Saturday, April 15, 2006

Richard Inder: Forget Sir Rob's ghost, GPG is a special case

Sir Robert Muldoon was an ugly man.

It was not only his bulbous face, his manic grin, his menacing sneer and squat and corpulent build. It was also because he personified all that was distasteful in politics and business of the time.

This was period of our history when deals were done in backrooms over an emptied bottle of Johnnie Walker Red Label; when those who paid homage at the Beehive were rewarded with export subsidies, tariff barriers, billion-dollar Think Big contracts, import licences, quotas and tax relief.

For no good reason, those who did not meet the membership criteria of Rob's Mob, were bullied and shouted down, dismissed as deviants, unbalanced lunatics. They were ostracised on a pretence as minor as the slightest deviation from the code of the red-blooded, beer-drinking, meat-eating, rugby-watching, horse-betting man.

The political and business elites took on the character of the man who wielded the most power. They were secretive, self-interested and morally flawed.

In short, it was a time of special pleading. The result was inevitable: near bankruptcy.

Sir Rob is therefore the best reason for avoiding special pleading.

However, the planned changes to taxes on investments puts Sir Ron Brierley's Guinness Peat Group in such an intolerable position that politicians should rethink its case, even at the risk of invoking the ogre's spectre.

The plans disclosed this week have the very laudable aim of putting put all investment classes (in New Zealand at least) on an equal footing. In the future, cash invested in a managed fund of New Zealand and Australian shares will be exempt from tax on capital gains. This brings all investments in Australasian shares into line with investments in residential property here.

This approach has flaws but let's set those aside for the moment. The proposals also entail taxing individuals' direct share investments in countries other than Australia and New Zealand.

The operative words are Australia and New Zealand. The Government has decided GPG is a national of neither, as it is registered in the UK - the result of what executive director Tony Gibbs describes as a historical accident.

Many of its shareholders are therefore now facing a tax bill for gains on their GPG shares. Fund managers will also pay tax on GPG's gains, the same as they always have.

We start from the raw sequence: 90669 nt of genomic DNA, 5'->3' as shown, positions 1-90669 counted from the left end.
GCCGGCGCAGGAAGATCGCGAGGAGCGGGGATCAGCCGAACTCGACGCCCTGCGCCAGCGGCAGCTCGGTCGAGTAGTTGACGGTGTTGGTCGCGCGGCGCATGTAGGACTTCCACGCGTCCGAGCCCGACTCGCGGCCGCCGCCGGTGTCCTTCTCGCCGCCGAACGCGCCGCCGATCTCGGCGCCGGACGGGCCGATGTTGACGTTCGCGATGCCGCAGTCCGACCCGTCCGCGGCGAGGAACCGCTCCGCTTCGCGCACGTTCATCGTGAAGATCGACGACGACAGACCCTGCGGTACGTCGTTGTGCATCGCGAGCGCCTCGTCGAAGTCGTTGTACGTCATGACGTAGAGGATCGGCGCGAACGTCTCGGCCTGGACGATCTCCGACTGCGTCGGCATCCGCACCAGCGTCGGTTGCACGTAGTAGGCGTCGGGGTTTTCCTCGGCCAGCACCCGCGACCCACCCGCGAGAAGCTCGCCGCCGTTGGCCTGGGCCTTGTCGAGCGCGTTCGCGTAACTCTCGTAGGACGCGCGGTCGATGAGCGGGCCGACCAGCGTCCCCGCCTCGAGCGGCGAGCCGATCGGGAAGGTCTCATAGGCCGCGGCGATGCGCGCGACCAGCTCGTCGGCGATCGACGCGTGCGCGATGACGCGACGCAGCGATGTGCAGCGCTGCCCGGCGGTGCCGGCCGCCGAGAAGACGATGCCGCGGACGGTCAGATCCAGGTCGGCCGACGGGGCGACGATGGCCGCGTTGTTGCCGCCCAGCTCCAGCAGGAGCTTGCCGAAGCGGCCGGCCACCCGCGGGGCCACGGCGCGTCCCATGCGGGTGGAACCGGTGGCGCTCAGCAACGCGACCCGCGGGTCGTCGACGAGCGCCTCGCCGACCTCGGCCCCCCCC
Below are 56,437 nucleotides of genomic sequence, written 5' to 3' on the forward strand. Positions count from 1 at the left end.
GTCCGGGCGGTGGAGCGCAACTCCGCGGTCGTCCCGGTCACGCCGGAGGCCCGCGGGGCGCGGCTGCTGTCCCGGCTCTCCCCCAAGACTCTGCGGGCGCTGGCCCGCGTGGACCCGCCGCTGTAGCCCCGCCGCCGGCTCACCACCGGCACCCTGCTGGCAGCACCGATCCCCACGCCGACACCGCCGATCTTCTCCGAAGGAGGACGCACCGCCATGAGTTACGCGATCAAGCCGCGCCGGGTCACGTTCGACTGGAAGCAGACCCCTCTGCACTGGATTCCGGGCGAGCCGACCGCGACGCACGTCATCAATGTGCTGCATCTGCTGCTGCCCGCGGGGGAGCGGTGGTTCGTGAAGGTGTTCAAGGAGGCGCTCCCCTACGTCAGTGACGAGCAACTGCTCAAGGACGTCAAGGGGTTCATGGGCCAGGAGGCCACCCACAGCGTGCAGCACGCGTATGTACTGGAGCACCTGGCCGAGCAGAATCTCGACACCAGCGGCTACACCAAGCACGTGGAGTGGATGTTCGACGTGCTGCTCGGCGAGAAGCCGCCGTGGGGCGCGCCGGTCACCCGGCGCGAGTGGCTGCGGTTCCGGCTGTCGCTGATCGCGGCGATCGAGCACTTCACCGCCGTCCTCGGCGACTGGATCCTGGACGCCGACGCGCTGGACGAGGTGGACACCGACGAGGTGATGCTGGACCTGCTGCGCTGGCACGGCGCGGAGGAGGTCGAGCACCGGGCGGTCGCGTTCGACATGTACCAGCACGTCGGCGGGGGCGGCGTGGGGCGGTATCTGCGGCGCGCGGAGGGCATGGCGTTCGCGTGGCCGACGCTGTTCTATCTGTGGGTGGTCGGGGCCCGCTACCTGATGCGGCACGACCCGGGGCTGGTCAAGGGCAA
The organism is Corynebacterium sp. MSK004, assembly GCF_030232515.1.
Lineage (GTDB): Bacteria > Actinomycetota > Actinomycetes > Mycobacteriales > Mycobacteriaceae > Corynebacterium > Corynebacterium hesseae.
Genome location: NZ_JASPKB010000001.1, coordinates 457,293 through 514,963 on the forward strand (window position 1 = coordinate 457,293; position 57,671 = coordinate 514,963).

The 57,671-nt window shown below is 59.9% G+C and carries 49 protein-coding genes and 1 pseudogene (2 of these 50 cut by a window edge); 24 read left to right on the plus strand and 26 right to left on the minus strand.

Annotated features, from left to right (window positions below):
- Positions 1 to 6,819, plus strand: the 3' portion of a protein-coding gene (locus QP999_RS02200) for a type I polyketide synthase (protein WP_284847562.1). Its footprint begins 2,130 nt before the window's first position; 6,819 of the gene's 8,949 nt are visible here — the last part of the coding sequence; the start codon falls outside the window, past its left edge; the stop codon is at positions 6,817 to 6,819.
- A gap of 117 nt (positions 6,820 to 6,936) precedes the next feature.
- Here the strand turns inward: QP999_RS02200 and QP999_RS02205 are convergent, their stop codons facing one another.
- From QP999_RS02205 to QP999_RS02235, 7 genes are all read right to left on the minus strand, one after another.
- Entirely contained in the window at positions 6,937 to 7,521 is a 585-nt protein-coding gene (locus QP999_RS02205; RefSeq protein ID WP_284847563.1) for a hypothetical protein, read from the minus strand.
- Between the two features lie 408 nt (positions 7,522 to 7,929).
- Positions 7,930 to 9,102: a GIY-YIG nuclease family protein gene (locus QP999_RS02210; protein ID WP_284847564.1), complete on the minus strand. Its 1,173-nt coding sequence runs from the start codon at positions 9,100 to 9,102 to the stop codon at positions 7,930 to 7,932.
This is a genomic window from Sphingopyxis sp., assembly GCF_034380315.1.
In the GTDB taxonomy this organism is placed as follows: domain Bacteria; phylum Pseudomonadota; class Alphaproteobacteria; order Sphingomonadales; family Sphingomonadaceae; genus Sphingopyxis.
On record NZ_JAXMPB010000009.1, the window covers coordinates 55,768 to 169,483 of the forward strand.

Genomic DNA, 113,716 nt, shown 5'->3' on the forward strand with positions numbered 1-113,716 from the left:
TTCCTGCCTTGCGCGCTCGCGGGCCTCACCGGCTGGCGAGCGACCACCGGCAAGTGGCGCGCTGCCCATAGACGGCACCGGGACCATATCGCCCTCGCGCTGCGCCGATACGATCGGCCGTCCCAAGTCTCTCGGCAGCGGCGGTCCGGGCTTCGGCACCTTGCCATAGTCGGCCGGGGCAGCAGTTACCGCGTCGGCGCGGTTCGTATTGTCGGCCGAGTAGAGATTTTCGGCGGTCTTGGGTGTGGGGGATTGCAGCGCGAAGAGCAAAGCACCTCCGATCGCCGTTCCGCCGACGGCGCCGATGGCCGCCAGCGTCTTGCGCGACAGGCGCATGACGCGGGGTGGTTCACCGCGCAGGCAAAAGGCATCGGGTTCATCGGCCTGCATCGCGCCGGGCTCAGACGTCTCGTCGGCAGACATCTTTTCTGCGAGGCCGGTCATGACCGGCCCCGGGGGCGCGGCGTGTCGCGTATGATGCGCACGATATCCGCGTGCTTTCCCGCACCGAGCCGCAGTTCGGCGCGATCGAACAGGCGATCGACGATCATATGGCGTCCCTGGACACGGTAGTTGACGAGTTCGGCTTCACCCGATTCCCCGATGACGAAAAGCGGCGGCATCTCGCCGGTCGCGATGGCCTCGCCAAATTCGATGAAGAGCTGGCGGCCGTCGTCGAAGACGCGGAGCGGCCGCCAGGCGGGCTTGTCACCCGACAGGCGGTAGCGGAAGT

GPG says the changes will force it out of New Zealand. The plan would tip the tax regime so much in favour of Australasian shares that GPG would have to better an already stellar record if it was to maintain its rating.

The discount at which its shares trade to its net asset backing would inevitably grow. Any fresh capital raisings would dilute the wealth and fuel the anger of existing shareholders.

Large funds and high-net worth individuals have already begun selling the stock and where the big investors go, the minnows follow.

Shares will flow to a jurisdiction immune to such woolly thinking. And only when the majority of shares have left New Zealanders hands would GPG's rating be restored.

GPG is one of the the country's greatest wealth creators. An investor who bought $1000 of its shares shortly after Sir Ron took over 16 years ago, now has a call on $16,718 of assets. This gain is ahead of the returns generated by the FTSE, ASX, NZSX, and S&P500 indexes.

To put it another way, GPG is the Richie McCaw of business.

It is ironic, to say the least, that laws aimed at boosting New Zealand's woeful savings rate could expel one of our greatest wealth creators, especially at a time when New Zealand is already struggling to retain our best here.

It was only last week that Fletcher Building indicated it was looking at departing.

These facts seem to go over the heads of finance minister Michael Cullen and revenue minister Peter Dunne, who dismiss the threat.

GPG has already left, they say.

It is registered in London, so it cannot leave twice. And in any case most GPG investors have holdings that fall below critical thresholds so they are insulated from tax on capital gains.

Their answers display only their ignorance.

Gibbs wants an exemption. Most of GPG's directors are Kiwis and the company is a core shareholding of most New Zealand investors - through managed funds or direct investment. Indeed, almost 80 per cent of its shares are registered at a New Zealand address.

Granting his wish would invoke the spectre of Sir Rob, but it is not a decision that would cause the Government too many problems. Few, if any other companies, possess the qualities GPG puts forward to support its application: the makeup of its register and the number of its shareholders.

GPG deserves an exemption because it is the exception.

And in any case New Zealand tax law can hardly be described as principled.

The exemption of Australian shares from capital gains is entirely arbitrary, although based on the argument that the next port of call for New Zealand investors is the ASX.

Another option is a capital gains tax on all investment classes in New Zealand and outside (excluding the family home).

Without either, the long-term game for Gibbs and his fellow directors is to build a following in Australia. Once again our transtasman neighbours stand to benefit from our folly.


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